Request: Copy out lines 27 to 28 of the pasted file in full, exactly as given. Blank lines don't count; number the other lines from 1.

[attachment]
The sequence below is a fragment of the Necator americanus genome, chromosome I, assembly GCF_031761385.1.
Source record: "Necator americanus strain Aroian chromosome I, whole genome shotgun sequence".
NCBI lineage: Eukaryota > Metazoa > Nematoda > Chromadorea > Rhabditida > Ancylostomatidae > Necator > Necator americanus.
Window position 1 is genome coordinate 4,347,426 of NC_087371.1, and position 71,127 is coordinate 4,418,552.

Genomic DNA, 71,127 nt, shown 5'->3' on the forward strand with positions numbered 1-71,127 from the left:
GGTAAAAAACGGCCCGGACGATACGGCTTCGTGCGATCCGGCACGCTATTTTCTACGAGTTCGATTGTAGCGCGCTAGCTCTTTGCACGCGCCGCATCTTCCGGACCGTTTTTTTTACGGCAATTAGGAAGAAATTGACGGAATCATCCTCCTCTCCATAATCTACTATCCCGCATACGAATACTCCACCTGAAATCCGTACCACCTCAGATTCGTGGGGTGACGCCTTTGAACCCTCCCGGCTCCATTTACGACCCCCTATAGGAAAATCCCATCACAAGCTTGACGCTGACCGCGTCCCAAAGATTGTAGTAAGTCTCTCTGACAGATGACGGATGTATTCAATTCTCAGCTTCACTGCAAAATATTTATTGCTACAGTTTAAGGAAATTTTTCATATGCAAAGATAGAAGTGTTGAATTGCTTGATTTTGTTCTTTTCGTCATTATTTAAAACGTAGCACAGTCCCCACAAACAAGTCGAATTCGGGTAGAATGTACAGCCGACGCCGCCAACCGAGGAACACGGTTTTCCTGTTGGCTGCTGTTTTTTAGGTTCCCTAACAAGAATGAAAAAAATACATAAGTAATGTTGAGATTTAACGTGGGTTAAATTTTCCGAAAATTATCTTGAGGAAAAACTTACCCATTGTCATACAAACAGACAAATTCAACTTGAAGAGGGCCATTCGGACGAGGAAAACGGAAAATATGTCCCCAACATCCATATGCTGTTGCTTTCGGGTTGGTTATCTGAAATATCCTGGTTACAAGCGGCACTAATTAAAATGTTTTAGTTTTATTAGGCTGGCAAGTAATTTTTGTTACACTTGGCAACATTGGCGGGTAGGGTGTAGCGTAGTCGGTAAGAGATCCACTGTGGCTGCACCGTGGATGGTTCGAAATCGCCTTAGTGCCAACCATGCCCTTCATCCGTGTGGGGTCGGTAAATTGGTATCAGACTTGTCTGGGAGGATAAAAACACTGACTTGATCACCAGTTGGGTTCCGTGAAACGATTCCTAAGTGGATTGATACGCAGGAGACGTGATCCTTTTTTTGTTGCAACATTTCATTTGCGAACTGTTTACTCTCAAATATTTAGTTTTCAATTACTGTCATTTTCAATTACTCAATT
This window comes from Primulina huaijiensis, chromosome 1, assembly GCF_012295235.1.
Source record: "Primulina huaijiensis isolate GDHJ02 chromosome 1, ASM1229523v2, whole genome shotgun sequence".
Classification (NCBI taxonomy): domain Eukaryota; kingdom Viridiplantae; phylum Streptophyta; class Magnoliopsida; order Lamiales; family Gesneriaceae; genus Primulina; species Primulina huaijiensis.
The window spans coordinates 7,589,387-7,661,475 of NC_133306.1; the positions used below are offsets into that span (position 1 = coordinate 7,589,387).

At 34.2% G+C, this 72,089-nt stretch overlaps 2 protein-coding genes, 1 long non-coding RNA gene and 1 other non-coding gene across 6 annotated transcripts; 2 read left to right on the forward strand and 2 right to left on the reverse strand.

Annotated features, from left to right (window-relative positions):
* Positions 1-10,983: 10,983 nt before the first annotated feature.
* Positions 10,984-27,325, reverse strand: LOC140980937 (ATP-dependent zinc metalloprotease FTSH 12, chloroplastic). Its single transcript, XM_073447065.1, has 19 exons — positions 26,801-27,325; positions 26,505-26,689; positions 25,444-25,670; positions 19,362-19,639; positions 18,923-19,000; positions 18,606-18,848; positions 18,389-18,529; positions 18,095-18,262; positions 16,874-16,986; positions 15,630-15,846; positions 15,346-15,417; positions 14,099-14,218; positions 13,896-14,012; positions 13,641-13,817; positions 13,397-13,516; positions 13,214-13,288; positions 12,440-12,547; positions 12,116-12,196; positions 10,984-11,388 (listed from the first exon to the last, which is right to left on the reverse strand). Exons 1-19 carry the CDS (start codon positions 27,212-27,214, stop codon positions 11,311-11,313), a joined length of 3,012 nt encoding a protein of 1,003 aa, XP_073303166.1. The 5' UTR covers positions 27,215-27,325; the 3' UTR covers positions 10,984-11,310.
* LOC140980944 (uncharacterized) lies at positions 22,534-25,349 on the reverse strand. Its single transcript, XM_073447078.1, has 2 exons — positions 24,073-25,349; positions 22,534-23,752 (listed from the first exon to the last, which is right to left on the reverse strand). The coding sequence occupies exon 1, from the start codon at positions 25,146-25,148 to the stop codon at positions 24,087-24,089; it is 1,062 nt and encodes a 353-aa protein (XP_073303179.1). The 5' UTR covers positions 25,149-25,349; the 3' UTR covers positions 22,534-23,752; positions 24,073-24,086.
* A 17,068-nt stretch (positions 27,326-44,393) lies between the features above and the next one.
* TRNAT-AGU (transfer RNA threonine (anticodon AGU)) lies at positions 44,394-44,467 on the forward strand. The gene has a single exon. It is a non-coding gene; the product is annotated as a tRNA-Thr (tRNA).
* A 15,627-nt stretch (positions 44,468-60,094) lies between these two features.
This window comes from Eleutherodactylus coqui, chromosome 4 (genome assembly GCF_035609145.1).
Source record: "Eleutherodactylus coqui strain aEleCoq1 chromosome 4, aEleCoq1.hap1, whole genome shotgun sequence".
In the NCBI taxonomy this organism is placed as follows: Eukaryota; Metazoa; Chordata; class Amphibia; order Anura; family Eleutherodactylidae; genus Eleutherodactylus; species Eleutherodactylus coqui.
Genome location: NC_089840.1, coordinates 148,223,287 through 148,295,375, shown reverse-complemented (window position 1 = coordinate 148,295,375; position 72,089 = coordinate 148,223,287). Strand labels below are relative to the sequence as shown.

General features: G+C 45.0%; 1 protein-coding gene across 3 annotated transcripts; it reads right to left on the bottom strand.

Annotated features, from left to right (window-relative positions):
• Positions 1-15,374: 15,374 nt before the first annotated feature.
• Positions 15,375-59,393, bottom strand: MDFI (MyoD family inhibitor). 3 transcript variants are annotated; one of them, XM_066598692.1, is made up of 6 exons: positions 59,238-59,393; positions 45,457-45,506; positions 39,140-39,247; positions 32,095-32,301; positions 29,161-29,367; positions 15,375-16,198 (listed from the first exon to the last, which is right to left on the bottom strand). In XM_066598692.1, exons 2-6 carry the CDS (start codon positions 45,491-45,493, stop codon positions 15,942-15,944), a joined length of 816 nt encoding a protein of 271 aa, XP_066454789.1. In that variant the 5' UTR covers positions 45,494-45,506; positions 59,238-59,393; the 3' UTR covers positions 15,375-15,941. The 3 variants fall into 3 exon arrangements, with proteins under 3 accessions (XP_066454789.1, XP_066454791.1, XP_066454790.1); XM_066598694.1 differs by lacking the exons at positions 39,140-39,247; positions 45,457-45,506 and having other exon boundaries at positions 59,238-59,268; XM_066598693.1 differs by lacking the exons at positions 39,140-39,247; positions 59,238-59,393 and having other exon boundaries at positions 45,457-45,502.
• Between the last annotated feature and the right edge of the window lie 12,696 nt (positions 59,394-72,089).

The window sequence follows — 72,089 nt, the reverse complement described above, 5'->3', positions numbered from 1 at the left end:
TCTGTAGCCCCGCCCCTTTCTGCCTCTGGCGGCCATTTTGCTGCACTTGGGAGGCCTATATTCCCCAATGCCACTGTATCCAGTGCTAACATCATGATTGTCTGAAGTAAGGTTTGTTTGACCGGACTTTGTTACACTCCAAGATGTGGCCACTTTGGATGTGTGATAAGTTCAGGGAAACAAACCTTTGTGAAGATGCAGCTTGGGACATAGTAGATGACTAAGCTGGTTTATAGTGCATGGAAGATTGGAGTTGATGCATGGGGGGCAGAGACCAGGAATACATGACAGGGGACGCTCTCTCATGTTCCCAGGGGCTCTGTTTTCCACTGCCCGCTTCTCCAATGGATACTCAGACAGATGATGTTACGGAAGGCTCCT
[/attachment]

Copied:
• Between the last annotated feature and the right edge of the window lie 12,696 nt (positions 59,394-72,089).

The window sequence follows — 72,089 nt, the reverse complement described above, 5'->3', positions numbered from 1 at the left end: